Figure 1

 Axial CT images demonstrating the three haemorrhagic related morbidities in our 100 patient series. (A) Low intensity left frontal lobe lesion consistent with venous infarction (this patient had a history of anti-factor XI antibodies); (B) lesion consistent with small frontal lobe haemorrhage; (C) hypointense left subdural collection consistent with subacute haematoma with significant midline shift. Each patient recovered without permanent neurological sequelae.

The intracerebral haematoma occurred in a 54 year old man who was discharged home 1 day after an uneventful bilateral STN implantation. The following day, he had a seizure and was readmitted. Head CT scan showed a small left frontal lobe haemorrhage (fig 1B), and subsequent scans showed no change. He was placed on phenytoin (Dilantin), had no further seizures, and was discharged in his baseline neurological condition 2 days after his seizure.

The subdural haematoma occurred in a 70 year old man who had uneventful bilateral STN implantation and developed confusion and lethargy 1 month after implantation. CT scan revealed a left subdural haematoma (fig 1C), and on examination, he was also found to have an infection at the left pulse generator site. He had burrhole evacuation of the sterile haematoma and removal of the pulse generator and the extension wire, with antibiotic treatment for his infection. Six months later, he had recurrent infection at the residual extension wire and underwent surgery for removal of the residual extension wire, retention of the brain electrode in situ, and antibiotic treatment. Four months later, he had implantation of a new extension wire and pulse generator with uneventful recovery.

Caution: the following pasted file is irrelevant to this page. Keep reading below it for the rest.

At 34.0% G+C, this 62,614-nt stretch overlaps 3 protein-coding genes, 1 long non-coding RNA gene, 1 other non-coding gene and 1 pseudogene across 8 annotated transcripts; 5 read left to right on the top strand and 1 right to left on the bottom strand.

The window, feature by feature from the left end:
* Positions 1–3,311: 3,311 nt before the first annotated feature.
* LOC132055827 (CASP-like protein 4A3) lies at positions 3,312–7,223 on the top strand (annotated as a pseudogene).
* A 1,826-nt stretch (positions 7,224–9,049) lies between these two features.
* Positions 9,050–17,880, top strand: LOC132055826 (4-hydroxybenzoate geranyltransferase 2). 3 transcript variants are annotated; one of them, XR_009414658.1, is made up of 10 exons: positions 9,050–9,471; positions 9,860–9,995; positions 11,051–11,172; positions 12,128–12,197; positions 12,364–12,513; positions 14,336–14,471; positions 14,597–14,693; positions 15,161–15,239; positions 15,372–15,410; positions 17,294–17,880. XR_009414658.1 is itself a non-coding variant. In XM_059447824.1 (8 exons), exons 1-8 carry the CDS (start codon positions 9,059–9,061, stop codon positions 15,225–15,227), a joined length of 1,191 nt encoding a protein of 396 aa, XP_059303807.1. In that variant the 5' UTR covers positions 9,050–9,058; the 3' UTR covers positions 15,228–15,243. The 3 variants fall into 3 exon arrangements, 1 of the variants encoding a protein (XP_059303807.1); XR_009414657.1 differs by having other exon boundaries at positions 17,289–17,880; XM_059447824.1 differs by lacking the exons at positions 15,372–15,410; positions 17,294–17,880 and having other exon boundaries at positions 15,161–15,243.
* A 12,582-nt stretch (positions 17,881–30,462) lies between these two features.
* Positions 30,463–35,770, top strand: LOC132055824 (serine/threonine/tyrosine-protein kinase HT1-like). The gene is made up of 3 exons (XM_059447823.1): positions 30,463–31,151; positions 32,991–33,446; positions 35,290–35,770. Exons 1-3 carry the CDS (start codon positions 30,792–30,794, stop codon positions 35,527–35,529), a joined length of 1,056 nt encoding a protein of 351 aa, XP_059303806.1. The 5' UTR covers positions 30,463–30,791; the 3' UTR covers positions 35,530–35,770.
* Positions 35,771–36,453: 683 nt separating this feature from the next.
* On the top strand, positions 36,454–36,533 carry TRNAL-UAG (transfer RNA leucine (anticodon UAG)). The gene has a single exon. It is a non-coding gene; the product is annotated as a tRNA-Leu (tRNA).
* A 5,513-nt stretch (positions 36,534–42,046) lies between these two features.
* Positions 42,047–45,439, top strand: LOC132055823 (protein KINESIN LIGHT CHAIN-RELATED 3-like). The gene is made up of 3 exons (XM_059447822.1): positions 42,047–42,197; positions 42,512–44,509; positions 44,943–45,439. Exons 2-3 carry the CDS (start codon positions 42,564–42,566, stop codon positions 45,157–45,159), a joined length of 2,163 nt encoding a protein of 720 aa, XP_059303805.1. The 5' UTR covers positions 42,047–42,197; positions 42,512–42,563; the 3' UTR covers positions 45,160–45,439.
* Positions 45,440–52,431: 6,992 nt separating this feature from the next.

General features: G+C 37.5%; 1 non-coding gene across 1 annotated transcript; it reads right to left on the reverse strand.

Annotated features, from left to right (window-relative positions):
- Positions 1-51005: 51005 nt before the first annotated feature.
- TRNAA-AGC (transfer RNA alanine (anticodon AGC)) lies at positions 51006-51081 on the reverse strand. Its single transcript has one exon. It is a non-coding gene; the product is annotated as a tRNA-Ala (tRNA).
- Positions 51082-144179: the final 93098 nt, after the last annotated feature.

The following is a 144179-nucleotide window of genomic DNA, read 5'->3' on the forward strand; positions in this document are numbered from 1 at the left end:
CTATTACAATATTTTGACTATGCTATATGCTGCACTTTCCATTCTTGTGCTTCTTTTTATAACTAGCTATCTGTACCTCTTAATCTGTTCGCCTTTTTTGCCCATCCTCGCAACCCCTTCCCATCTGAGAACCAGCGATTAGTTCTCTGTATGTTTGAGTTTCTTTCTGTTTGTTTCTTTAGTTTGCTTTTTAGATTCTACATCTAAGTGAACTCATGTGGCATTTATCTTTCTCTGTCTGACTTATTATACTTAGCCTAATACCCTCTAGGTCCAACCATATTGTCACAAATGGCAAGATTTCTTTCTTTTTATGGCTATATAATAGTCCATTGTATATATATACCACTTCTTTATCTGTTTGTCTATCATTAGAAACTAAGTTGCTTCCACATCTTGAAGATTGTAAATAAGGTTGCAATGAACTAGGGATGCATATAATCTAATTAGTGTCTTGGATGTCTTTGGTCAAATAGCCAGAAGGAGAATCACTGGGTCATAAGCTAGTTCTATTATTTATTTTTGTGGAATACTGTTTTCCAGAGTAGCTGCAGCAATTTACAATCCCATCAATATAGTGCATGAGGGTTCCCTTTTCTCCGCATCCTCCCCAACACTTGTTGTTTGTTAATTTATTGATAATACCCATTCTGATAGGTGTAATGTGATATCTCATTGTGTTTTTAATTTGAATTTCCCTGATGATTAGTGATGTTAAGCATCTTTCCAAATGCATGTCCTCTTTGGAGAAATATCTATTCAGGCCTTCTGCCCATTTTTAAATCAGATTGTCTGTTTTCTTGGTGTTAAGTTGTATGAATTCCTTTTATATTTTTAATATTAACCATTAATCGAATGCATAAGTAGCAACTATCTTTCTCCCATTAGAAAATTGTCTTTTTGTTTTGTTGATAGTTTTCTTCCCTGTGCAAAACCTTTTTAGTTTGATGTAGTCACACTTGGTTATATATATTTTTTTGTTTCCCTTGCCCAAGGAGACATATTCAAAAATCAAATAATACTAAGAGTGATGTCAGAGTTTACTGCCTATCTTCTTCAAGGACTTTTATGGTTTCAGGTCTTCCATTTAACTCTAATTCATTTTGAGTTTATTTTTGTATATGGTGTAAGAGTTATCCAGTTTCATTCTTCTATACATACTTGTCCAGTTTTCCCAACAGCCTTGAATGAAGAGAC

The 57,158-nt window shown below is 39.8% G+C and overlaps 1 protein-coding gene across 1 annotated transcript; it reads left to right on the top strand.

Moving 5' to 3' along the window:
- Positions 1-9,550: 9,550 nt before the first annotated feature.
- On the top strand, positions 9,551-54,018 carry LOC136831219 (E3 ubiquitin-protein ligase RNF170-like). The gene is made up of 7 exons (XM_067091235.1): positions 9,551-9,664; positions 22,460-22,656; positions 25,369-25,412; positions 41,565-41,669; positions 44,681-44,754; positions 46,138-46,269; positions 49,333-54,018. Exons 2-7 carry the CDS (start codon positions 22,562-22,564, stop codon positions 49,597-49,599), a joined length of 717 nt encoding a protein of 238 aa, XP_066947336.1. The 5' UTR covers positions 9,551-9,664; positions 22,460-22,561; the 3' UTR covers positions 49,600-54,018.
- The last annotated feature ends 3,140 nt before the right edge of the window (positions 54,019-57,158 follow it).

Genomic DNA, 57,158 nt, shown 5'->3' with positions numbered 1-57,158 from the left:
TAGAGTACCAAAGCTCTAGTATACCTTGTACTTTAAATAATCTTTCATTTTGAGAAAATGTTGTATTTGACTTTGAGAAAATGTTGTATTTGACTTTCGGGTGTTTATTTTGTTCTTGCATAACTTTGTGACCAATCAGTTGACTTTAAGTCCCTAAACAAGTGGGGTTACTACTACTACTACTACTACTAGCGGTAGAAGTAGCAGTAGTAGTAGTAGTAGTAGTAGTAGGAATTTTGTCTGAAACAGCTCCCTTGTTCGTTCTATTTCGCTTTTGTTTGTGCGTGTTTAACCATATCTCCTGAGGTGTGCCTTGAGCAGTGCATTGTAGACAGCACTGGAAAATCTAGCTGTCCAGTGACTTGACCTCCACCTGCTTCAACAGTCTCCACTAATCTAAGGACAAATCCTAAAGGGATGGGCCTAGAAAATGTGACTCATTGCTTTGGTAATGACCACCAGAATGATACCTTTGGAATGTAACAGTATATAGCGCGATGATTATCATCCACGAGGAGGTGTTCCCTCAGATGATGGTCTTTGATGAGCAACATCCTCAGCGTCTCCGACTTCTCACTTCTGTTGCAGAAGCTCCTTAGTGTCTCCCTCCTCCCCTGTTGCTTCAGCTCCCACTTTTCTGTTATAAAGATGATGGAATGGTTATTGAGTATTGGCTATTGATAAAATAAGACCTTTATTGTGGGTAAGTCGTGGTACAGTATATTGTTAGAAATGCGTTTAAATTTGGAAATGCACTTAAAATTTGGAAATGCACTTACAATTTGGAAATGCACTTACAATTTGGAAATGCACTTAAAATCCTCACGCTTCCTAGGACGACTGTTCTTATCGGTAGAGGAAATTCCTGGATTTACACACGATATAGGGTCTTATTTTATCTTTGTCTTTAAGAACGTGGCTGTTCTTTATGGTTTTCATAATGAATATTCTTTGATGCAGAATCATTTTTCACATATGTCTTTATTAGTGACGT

Of the seven device infections, three were associated with removal of the entire hardware system (including the brain electrode). Four infections were eradicated with removal of the pulse generator and extension wire only (without removal of the brain electrode). Of the six brain electrode revisions, three were performed because of suboptimal clinical benefit and one revision was performed during the pulse generator implantation surgery because postoperative MRI indicated that the electrode tip had deviated anteriorally and laterally from the intended target. The remaining two revisions, in a single patient who had been getting frequent vigorous scalp massage treatments, were performed because of insulation breaks at the anchoring site. Reimplantation was performed with image guidance only. The brain and target region was seen to be firm and a path was created in the brain using a rigid (Radionics thermister) electrode before passing the DBS electrode. Two hardware revisions were required because of scalp erosion at the connector site (patients 20 and 34). All revisions provided significant clinical benefit.